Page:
Why Vanderbilt Doctors Are Cutting Off Saline In Their IVs | Nashville Public Radio

Why Vanderbilt Doctors Are Cutting Off Saline In Their IVs

Feb 27, 2018

For decades, emergency physicians and intensive care doctors instinctively have been reaching for saline when they order intravenous fluids for a patient. Now a pair of two-year studies conducted at Vanderbilt Medical Center finds a slight but meaningful benefit to an alternative fluid. So the hospital is making a wholesale change and encouraging other hospitals to follow suit.

"It was just customary — myself included, as an internal medicine physician — we'd always use saline, and I'd never really thought that much about it," says Matthew Semler, lead author of a study published in the New England Journal of Medicine.

As part of Vanderbilt's push for more practical research, Semler thought someone should scrutinize one of the most basic treatments in a hospital. He hypothesized that saline might have some negative effects on kidney function. After all, it's basically just table salt and water. So he tracked patients who got saline and those who got balanced crystalloids — also known as balanced fluids — which are comparable in cost and availability but not widely used. The fluids have less chloride and are more like human plasma.

In two separate studies involving 15,000 ICU patients and 13,000 in the ER, the results showed fewer deaths and instances of kidney failure with the balanced fluids. The difference in both studies was just one percent, but Semler says he expected incremental results.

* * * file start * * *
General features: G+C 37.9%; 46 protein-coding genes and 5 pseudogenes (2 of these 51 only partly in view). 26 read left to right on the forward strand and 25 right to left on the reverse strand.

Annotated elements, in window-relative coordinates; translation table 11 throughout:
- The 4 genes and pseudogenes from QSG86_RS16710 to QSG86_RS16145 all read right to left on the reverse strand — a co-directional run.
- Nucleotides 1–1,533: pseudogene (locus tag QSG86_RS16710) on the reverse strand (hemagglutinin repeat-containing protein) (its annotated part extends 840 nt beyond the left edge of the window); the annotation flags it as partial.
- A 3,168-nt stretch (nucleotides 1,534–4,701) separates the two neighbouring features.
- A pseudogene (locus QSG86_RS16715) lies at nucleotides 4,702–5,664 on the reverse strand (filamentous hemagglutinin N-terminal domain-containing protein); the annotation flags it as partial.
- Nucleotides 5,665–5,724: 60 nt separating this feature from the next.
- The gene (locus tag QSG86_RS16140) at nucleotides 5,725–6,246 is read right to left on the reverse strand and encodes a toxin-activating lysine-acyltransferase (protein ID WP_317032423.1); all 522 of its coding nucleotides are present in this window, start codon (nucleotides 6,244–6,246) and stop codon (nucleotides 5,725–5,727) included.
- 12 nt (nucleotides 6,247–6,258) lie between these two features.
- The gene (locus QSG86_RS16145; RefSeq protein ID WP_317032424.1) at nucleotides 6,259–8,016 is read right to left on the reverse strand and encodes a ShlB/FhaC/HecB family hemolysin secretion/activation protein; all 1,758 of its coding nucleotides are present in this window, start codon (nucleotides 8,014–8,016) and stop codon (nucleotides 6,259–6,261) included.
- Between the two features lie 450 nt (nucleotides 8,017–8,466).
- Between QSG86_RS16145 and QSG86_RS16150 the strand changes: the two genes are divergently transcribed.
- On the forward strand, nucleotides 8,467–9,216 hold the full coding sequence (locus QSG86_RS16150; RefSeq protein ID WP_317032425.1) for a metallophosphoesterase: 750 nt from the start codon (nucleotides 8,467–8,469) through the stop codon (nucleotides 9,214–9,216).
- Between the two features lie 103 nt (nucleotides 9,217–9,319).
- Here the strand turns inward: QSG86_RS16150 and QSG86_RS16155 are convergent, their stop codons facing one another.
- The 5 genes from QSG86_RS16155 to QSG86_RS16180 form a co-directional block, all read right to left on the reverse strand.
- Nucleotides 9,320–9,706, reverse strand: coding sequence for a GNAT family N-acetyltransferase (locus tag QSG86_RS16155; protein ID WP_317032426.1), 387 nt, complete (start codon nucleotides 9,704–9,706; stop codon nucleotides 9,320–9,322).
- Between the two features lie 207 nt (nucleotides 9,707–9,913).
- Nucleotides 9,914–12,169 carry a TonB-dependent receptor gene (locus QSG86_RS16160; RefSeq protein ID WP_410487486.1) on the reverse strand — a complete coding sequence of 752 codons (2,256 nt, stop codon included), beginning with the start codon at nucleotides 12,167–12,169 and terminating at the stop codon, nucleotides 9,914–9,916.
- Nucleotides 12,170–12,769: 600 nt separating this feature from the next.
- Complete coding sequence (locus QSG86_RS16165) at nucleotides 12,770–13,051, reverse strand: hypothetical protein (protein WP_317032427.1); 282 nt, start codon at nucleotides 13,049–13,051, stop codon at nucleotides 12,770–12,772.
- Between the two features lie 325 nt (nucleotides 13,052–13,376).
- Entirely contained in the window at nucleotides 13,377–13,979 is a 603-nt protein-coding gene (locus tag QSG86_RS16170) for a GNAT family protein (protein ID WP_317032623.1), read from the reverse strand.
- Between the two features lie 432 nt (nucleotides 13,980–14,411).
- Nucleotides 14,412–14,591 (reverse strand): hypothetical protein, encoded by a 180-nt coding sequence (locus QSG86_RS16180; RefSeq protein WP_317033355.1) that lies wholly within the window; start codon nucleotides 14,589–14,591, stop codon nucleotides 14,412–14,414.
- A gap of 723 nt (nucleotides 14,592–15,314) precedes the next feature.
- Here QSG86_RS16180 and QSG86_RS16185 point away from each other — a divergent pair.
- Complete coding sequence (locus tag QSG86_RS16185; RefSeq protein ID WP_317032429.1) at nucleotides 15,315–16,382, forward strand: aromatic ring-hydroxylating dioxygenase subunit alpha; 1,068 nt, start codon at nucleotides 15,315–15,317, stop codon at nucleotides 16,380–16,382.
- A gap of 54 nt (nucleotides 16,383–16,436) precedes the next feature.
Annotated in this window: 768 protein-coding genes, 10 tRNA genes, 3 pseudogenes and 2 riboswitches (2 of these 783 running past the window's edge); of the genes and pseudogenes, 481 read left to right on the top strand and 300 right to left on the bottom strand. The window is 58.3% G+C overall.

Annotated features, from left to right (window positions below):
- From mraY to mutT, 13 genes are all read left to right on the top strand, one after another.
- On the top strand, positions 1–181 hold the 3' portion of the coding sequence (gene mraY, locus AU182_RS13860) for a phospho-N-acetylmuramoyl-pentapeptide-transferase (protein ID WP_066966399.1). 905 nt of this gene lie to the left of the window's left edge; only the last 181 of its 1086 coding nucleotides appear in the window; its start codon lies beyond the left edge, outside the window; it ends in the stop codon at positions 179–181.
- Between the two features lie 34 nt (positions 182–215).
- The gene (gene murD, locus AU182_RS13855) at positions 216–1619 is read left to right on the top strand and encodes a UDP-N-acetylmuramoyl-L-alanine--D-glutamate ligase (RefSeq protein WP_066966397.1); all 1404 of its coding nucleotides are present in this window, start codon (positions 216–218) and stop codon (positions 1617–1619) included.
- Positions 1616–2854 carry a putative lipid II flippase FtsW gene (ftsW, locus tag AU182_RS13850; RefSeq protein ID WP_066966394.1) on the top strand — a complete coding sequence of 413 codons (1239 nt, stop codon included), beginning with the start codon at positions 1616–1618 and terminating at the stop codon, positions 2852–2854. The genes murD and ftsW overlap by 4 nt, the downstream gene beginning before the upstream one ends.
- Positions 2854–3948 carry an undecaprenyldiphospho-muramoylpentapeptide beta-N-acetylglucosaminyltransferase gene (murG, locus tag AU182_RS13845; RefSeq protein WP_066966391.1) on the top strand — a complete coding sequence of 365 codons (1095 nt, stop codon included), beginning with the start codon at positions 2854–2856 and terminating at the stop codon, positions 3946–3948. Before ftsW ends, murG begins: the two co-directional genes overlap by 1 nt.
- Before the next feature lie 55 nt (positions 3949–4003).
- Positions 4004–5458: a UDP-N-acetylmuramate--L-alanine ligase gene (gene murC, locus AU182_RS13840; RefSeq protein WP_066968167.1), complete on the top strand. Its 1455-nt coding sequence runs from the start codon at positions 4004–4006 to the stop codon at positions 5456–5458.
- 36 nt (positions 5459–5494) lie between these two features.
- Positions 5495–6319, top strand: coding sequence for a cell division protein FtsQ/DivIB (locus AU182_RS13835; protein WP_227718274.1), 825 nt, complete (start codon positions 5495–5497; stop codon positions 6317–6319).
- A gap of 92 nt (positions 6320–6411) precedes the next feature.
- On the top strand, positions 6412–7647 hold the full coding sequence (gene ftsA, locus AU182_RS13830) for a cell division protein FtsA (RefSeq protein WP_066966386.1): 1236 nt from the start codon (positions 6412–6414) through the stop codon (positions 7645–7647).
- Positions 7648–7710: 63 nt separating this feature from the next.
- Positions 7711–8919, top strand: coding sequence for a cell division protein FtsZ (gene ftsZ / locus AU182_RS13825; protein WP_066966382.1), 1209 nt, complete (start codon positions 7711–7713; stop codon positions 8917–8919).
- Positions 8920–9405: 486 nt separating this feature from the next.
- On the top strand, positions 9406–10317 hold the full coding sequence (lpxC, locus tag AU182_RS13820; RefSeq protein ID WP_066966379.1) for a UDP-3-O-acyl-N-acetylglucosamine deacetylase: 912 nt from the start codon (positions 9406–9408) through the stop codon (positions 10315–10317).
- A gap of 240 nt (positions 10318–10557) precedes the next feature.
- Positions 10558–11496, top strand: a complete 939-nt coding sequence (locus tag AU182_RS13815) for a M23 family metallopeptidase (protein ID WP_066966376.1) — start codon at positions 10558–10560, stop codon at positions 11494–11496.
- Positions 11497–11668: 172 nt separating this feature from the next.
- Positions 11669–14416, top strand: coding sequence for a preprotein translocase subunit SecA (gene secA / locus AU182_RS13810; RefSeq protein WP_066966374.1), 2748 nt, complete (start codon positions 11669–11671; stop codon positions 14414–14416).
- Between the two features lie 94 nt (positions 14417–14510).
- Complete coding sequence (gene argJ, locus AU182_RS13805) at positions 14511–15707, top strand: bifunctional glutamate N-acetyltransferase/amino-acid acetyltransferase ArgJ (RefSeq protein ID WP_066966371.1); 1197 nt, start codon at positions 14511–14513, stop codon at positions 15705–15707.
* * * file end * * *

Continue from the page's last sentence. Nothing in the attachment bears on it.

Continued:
"If there were a 15 or 20 percent difference in an outcome, we would have noticed that decades ago," he says. "The costs are similar, so any data that a patient outcome is improved — even if it's only one percent — probably is reason to switch."

With 4 million hospitalized patients receiving fluids annually nationwide, one in a hundred starts to add up, co-author and ER physician Wesley Self says in a statement.

The study's authors estimate that more than 50,000 deaths could be avoided with the change and twice as many cases of renal failure. Even just at Vanderbilt, they estimate the switch almost exclusively to balanced fluids could save hundreds of lives a year.